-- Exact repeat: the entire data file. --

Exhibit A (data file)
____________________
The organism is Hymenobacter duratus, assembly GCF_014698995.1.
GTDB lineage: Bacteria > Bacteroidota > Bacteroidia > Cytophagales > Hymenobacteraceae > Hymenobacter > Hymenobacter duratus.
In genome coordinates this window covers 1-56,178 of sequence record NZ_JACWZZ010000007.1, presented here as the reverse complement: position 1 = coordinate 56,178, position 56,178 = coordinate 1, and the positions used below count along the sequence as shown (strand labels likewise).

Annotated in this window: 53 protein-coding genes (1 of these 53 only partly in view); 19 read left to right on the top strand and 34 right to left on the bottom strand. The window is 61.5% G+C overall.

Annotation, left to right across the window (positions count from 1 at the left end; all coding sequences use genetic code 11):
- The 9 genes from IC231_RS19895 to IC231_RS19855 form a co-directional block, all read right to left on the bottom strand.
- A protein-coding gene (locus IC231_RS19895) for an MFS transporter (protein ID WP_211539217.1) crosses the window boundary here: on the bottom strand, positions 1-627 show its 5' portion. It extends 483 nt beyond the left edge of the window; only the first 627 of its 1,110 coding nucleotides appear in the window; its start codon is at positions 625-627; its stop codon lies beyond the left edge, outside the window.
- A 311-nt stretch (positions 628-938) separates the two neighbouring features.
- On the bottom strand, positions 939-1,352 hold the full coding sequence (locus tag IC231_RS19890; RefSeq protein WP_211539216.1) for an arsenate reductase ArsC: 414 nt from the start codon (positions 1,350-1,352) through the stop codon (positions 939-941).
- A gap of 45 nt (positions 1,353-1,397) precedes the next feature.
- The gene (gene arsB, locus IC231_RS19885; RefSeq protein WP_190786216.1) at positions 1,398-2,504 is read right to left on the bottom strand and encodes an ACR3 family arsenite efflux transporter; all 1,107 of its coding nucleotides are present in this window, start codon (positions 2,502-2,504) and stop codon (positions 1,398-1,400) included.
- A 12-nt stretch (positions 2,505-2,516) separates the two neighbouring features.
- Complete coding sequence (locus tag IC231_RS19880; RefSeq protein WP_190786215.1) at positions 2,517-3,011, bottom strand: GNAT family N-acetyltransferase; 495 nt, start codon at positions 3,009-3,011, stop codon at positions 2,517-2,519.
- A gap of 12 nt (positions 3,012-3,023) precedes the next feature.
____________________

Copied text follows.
The organism is Hymenobacter duratus, assembly GCF_014698995.1.
GTDB lineage: Bacteria > Bacteroidota > Bacteroidia > Cytophagales > Hymenobacteraceae > Hymenobacter > Hymenobacter duratus.
In genome coordinates this window covers 1-56,178 of sequence record NZ_JACWZZ010000007.1, presented here as the reverse complement: position 1 = coordinate 56,178, position 56,178 = coordinate 1, and the positions used below count along the sequence as shown (strand labels likewise).

Annotated in this window: 53 protein-coding genes (1 of these 53 only partly in view); 19 read left to right on the top strand and 34 right to left on the bottom strand. The window is 61.5% G+C overall.

Annotation, left to right across the window (positions count from 1 at the left end; all coding sequences use genetic code 11):
- The 9 genes from IC231_RS19895 to IC231_RS19855 form a co-directional block, all read right to left on the bottom strand.
- A protein-coding gene (locus IC231_RS19895) for an MFS transporter (protein ID WP_211539217.1) crosses the window boundary here: on the bottom strand, positions 1-627 show its 5' portion. It extends 483 nt beyond the left edge of the window; only the first 627 of its 1,110 coding nucleotides appear in the window; its start codon is at positions 625-627; its stop codon lies beyond the left edge, outside the window.
- A 311-nt stretch (positions 628-938) separates the two neighbouring features.
- On the bottom strand, positions 939-1,352 hold the full coding sequence (locus tag IC231_RS19890; RefSeq protein WP_211539216.1) for an arsenate reductase ArsC: 414 nt from the start codon (positions 1,350-1,352) through the stop codon (positions 939-941).
- A gap of 45 nt (positions 1,353-1,397) precedes the next feature.
- The gene (gene arsB, locus IC231_RS19885; RefSeq protein WP_190786216.1) at positions 1,398-2,504 is read right to left on the bottom strand and encodes an ACR3 family arsenite efflux transporter; all 1,107 of its coding nucleotides are present in this window, start codon (positions 2,502-2,504) and stop codon (positions 1,398-1,400) included.
- A 12-nt stretch (positions 2,505-2,516) separates the two neighbouring features.
- Complete coding sequence (locus tag IC231_RS19880; RefSeq protein WP_190786215.1) at positions 2,517-3,011, bottom strand: GNAT family N-acetyltransferase; 495 nt, start codon at positions 3,009-3,011, stop codon at positions 2,517-2,519.
- A gap of 12 nt (positions 3,012-3,023) precedes the next feature.